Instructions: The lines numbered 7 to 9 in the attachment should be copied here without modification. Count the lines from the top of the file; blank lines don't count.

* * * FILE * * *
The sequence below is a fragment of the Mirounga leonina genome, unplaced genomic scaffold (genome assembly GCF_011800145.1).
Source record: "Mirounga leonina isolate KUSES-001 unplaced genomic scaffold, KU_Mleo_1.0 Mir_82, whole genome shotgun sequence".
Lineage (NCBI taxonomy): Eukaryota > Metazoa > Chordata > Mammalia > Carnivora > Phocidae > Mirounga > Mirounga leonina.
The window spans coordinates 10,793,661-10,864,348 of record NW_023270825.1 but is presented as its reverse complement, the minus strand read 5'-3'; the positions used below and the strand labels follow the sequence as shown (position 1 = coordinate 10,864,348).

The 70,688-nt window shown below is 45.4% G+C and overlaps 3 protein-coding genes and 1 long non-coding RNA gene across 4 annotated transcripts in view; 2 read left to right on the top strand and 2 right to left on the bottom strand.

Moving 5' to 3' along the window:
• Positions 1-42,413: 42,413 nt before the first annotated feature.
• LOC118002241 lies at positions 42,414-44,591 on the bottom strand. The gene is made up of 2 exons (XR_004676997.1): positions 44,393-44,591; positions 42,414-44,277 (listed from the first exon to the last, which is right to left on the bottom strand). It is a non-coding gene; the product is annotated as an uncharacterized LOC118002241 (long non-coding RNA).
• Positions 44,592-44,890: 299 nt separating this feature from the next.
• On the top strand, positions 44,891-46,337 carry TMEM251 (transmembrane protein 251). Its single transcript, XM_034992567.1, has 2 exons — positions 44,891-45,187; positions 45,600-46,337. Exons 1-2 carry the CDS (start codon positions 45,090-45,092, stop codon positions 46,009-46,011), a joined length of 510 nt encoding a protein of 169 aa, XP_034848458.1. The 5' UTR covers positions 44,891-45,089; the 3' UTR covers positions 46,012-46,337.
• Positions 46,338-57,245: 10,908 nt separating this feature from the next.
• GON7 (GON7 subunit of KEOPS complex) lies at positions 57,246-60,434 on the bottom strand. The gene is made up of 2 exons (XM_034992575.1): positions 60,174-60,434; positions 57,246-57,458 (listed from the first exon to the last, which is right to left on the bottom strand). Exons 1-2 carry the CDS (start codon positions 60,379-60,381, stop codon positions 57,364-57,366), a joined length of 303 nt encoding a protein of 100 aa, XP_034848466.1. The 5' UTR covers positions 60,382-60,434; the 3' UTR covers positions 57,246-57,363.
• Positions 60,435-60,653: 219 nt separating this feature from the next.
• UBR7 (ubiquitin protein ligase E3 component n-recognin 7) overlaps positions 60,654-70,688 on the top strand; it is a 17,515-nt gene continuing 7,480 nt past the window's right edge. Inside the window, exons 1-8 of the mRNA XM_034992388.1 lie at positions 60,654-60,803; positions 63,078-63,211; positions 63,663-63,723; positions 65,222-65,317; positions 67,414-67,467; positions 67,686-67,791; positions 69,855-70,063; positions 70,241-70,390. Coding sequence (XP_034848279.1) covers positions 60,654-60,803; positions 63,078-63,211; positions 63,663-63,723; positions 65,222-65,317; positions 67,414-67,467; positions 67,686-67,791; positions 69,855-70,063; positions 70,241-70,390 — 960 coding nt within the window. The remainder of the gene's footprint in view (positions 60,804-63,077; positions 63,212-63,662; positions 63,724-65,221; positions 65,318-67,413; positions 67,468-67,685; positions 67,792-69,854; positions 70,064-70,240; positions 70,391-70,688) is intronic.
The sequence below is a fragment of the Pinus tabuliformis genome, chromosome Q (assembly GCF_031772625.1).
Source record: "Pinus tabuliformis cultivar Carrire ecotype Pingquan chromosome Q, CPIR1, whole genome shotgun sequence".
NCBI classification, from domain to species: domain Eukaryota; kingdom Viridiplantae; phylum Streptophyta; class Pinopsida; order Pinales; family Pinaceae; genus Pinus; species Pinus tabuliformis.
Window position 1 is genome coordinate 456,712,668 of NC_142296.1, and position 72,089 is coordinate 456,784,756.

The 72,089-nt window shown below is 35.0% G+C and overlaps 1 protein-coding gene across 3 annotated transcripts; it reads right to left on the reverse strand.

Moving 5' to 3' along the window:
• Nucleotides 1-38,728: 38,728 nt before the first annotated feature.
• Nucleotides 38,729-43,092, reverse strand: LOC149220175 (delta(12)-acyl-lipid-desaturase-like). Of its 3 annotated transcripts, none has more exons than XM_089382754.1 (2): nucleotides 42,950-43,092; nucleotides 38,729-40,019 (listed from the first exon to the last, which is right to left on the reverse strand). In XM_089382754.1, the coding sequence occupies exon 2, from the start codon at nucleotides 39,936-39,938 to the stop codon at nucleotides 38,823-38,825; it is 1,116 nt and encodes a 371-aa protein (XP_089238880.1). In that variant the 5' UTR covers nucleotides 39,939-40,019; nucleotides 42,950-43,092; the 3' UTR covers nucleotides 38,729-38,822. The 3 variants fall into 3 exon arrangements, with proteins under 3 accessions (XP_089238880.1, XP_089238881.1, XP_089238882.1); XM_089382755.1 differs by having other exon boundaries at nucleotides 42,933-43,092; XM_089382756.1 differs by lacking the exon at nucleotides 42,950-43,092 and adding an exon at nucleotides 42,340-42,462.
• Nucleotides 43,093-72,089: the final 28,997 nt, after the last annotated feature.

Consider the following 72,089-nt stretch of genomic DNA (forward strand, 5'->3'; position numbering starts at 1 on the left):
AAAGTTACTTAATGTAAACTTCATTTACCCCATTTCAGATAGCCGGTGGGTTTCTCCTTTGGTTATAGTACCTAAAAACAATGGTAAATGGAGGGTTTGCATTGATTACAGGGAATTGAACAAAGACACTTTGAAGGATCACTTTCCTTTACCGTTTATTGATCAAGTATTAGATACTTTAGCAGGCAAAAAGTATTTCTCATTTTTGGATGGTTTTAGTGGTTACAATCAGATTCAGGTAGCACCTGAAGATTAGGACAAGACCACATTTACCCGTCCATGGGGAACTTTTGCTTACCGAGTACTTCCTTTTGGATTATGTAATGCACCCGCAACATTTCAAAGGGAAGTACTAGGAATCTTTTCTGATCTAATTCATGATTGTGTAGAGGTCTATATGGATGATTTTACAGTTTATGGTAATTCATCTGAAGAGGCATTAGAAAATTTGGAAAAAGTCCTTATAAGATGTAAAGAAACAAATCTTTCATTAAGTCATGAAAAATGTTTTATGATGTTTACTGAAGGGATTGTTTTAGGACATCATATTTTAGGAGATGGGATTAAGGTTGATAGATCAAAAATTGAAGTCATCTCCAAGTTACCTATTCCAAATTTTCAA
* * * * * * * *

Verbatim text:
• Positions 1-42,413: 42,413 nt before the first annotated feature.
• LOC118002241 lies at positions 42,414-44,591 on the bottom strand. The gene is made up of 2 exons (XR_004676997.1): positions 44,393-44,591; positions 42,414-44,277 (listed from the first exon to the last, which is right to left on the bottom strand). It is a non-coding gene; the product is annotated as an uncharacterized LOC118002241 (long non-coding RNA).
• Positions 44,592-44,890: 299 nt separating this feature from the next.